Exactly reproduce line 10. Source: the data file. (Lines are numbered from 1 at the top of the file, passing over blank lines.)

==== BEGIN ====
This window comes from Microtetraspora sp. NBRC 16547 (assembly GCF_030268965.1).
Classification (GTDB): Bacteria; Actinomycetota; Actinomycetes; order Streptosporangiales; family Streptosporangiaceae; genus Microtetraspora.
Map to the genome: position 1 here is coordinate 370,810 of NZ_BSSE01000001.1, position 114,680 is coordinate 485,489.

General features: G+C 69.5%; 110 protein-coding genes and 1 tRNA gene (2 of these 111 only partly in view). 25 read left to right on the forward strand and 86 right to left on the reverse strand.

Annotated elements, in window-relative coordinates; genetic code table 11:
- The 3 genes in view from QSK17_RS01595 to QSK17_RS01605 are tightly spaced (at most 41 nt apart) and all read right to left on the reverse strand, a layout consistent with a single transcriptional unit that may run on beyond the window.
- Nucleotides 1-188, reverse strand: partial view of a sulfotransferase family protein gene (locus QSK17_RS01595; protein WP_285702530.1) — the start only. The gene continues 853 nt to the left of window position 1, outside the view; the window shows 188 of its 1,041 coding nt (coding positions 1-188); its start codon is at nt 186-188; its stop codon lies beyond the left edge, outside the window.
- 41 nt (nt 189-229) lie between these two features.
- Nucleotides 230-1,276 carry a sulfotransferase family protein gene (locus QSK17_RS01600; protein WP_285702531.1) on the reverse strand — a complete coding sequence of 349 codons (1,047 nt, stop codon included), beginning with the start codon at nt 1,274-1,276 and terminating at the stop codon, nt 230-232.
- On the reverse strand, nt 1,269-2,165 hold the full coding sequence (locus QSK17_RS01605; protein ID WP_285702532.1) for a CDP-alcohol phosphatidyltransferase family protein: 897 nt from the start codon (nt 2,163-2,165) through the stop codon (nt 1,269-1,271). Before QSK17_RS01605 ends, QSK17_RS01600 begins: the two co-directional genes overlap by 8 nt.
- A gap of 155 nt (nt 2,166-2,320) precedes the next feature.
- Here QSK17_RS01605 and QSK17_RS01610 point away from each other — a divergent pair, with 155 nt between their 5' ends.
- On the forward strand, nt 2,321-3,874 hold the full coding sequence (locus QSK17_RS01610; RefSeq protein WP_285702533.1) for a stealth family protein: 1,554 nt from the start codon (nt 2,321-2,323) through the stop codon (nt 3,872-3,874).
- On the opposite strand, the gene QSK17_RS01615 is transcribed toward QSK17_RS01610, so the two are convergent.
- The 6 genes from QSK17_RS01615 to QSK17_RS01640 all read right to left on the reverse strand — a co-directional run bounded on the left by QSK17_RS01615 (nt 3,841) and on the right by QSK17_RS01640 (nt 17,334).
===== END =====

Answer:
- On the reverse strand, nt 1,269-2,165 hold the full coding sequence (locus QSK17_RS01605; protein ID WP_285702532.1) for a CDP-alcohol phosphatidyltransferase family protein: 897 nt from the start codon (nt 2,163-2,165) through the stop codon (nt 1,269-1,271). Before QSK17_RS01605 ends, QSK17_RS01600 begins: the two co-directional genes overlap by 8 nt.